Giants Quietly Upgrade With Joc Pederson and Matthew Boyd

John David Mercer-USA TODAY Sports

The Giants continued to fly under the radar Wednesday night, signing outfielder Joc Pederson and pitcher Matthew Boyd to one-year deals. Boyd will receive $5.2 million in 2022, and Pederson will snag $6 million of his own. Neither of these deals makes the impressive splash that acquiring one of the Oakland Matts or Freddie Freeman (now starring for the division-rival Dodgers) does, but they both incrementally improve San Francisco’s roster without spending a princely sum or requiring a long-term commitment.

Pederson made enough of a splash in 2021 to make the term “Joctober” a thing, but the larger problem in recent years has been his Jocpril to Joctember performance. Through 2019, his age-27 season, his career line was at a healthy .233/.339/.474, respectable for a corner outfielder who can fake center field a bit, though with the caveat that he needed to be protected against left-handed pitching. But he’s struggled since the start of 2020, hitting .238/.310/.422 over 180 games, well off his career numbers up to that point. If Pederson had hit free agency after the 2019 season, ZiPS projected that he would have received a four-year deal worth $74 million, so his decline has been sharper and at a younger age than typical.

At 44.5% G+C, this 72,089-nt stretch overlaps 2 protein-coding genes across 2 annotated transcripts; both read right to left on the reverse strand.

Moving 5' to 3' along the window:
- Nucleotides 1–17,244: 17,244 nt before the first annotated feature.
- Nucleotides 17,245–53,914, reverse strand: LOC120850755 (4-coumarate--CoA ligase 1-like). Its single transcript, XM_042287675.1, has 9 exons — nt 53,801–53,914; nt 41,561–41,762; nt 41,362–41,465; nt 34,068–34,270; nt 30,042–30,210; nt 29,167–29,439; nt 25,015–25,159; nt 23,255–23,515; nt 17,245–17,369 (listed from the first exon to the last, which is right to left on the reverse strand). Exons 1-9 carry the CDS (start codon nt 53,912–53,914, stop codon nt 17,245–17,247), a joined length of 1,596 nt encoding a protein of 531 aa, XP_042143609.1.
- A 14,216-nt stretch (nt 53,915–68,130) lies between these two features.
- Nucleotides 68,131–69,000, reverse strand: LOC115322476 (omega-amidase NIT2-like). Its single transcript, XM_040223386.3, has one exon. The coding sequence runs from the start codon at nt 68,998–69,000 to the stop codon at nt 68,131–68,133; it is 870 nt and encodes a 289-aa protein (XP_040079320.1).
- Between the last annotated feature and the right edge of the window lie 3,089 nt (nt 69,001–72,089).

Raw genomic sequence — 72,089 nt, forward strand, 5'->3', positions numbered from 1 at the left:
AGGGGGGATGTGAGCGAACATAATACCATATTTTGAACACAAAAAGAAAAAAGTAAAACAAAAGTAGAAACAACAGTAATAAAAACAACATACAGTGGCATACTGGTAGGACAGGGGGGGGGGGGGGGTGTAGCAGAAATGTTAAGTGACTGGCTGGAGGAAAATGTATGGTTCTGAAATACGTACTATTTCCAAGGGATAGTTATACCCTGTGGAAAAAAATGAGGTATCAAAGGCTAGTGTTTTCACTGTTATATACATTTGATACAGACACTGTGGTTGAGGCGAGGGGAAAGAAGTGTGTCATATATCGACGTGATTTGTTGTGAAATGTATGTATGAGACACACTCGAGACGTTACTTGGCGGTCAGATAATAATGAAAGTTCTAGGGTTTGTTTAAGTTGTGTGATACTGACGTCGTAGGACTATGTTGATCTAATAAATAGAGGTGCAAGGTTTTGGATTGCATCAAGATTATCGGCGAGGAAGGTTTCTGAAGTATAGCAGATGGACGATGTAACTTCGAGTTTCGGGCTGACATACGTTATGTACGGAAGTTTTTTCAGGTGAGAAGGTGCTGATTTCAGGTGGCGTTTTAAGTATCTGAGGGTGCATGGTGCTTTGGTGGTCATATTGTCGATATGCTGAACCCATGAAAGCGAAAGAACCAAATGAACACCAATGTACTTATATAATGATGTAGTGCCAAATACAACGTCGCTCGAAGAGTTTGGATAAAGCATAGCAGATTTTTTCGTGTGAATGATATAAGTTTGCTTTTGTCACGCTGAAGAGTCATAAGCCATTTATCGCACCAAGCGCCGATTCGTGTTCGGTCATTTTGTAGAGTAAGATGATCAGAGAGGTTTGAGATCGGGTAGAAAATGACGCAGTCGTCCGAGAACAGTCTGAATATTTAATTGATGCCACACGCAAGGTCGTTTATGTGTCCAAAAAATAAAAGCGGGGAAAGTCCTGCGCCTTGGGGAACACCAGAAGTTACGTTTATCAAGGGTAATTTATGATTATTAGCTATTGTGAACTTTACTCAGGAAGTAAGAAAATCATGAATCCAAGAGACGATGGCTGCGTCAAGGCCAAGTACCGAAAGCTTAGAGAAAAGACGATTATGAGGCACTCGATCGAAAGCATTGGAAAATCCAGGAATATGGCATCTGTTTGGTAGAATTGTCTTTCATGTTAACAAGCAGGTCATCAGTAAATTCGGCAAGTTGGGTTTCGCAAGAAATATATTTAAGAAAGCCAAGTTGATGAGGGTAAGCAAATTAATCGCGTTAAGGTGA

As a role player who can carefully be used in a platoon, the Giants are a good home for him. Manager Gabe Kapler has shown an admirable ability to mix and match situation players to get the most value of their performance. Earl Weaver’s Orioles lineups were full of players like this, such as Terry Crowley, John Lowenstein, Jim Dwyer, Pat Kelly, and Gary Roenicke, none of whom you wanted to see play 150 games a year on their own most years, but all of whom had some standout skill that could be used to leverage runs. The Giants overall had an average outfield with a combined wRC+ of 101, impressive for a team that only really had one real starter in Mike Yastrzemski. In the end, the Giants were one of the best teams in baseball at getting the platoon advantages with their offense.

Hitter Platoon Advantage, 2021
Team Advantage PA Total PA %
Arizona Diamondbacks 4161 6144 67.7%
Detroit Tigers 3991 5979 66.8%
Tampa Bay Rays 3856 6213 62.1%
Pittsburgh Pirates 3664 5983 61.2%
New York Mets 3529 5856 60.3%
San Francisco Giants 3601 6196 58.1%
Chicago White Sox 3525 6084 57.9%
Cleveland Guardians 3408 5907 57.7%
Seattle Mariners 3346 6010 55.7%
Minnesota Twins 3373 6078 55.5%
Milwaukee Brewers 3385 6100 55.5%
Texas Rangers 3232 5943 54.4%
Chicago Cubs 3221 5972 53.9%
Philadelphia Phillies 3275 6089 53.8%
Baltimore Orioles 3212 5983 53.7%
Oakland Athletics 3217 6104 52.7%
San Diego Padres 3177 6119 51.9%
Kansas City Royals 3091 5993 51.6%
Washington Nationals 3149 6113 51.5%
Boston Red Sox 3113 6120 50.9%
Cincinnati Reds 3115 6162 50.6%
Atlanta Braves 3015 6056 49.8%
Los Angeles Dodgers 3094 6239 49.6%
Colorado Rockies 2863 6007 47.7%
Los Angeles Angels 2805 6016 46.6%
Miami Marlins 2761 5929 46.6%
Houston Astros 2836 6290 45.1%
New York Yankees 2729 6060 45.0%
St. Louis Cardinals 2683 6001 44.7%
Toronto Blue Jays 2315 6069 38.1%

San Francisco ranked sixth in hitter platoon advantage in 2021, but it’s even more impressive when considering that they managed without switch-hitters for almost the entire season. The five teams ahead of the Giants in this chart had switch-hitters getting anywhere from 787 plate appearances (Rays) to 2,292 (Tigers). Kapler’s only switch-hitter was Skye Bolt, who only went up to the plate once during the season. In the platoon game, he was simply playing on a higher difficulty setting.